There is a local tribal story of a great wooden "thing" (certainly not a canoe as it was too big) being driven ashore in a storm, somewhere in this area. It was then set on fire by the men that came off of it. As best as has been determined from recorded history, this is the last resting place of one of the Spanish ships that used to make the Philippines to Mexico voyage, on a regular trade route. At least one of those ships vanished completely. It is not known, however, the exact location or time of this story.
The park has camping facilities (though they are slightly over a 1 mile walk from the nearest parking area) and so there are those that stay here for more than a day.
Others, who are trying to see everything on a west coast mad dash, only stop for a few minutes to take a brief view over the side of the cliff.
Ecola State Park is like the Oregon coast itself: the more you are willing to put into it, the more enjoyment you will have out of it. If you try to see it in a quick blast through, you won't get too much out of it. The scenic vistas here can be seen from the parking lot, but even more scenic views may be obtained by just a short hike (though a long one might be good too). The view seen here may only be obtained from the 1/8 mile trail to the Indian Beach Viewpoint.
The road entrance to the park (see my Various Ecola Transportation Tip) is south of the intersection of highways 101 and 26. You have to follow a very narrow road on which large vehicles of all types are specifically recommended to not travel.
If you have an annual state parks pass, then there is no need to stop at the pay station at the entrance to the park. Otherwise, your first stop is going to be at the pay station to get a day pass or an annual pass (it may save you money in the long run to have this pass if you are visiting many state parks). There is a trail from the city of Cannon Beach into the park, and you do not have to pay the day use fee if you are not bringing a vehicle into the park.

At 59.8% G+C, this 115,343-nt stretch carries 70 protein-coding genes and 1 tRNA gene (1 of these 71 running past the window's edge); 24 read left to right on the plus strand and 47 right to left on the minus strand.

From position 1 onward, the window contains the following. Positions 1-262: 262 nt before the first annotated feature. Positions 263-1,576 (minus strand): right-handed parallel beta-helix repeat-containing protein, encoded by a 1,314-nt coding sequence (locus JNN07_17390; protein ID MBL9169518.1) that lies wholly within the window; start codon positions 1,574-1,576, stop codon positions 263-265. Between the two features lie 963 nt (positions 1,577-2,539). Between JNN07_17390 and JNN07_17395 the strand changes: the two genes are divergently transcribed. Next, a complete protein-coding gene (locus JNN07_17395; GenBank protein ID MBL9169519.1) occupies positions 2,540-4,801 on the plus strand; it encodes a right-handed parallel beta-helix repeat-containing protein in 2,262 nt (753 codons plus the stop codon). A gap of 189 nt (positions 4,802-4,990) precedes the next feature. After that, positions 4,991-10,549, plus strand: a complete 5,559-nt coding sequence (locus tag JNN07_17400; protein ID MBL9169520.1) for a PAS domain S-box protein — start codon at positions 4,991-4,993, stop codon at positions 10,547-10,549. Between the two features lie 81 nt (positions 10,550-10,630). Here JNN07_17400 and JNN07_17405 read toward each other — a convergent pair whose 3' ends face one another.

The typical visitor makes their first stop at the Ecola Point area, which features great views of the surrounding rock formations, plus picnic tables and restrooms with flush toilets (the rest of the restrooms in the park are pit toilets). In addition to the trail from Cannon Beach, it is possible to reach Crescent Beach from here by trail.
The next stop is usually to drive north to Indian Beach. This is the trailhead for additional trails going north, but is as far north as you can go in the park by driving. The very southern side of Seaside also has a trailhead that goes into the park from the north side, however.
- Pros:Great Views, including some of the most Famous in Oregon. Trails into Cannon Beach connect the park to occasional public transit, allowing those who don't drive to enjoy the view from here as well.
- Cons:Is always very busy on weekends with clear weather, especially in summer. Heavy use of park grounds has caused erosion of sensitive areas, including those that once offered spectacular views of the coast.
- In a nutshell:This place is one of the most popular state parks on the Oregon coast for a reason. Best visited on a weekday or other slower period.
After the climb from Indian Beach to the summit of Tillamook Head, you then have the option of dropping somewhat... more travel advice
This is a true-hike-in campground, and no water is available here. There is a single pit toilet available slightly down... more travel advice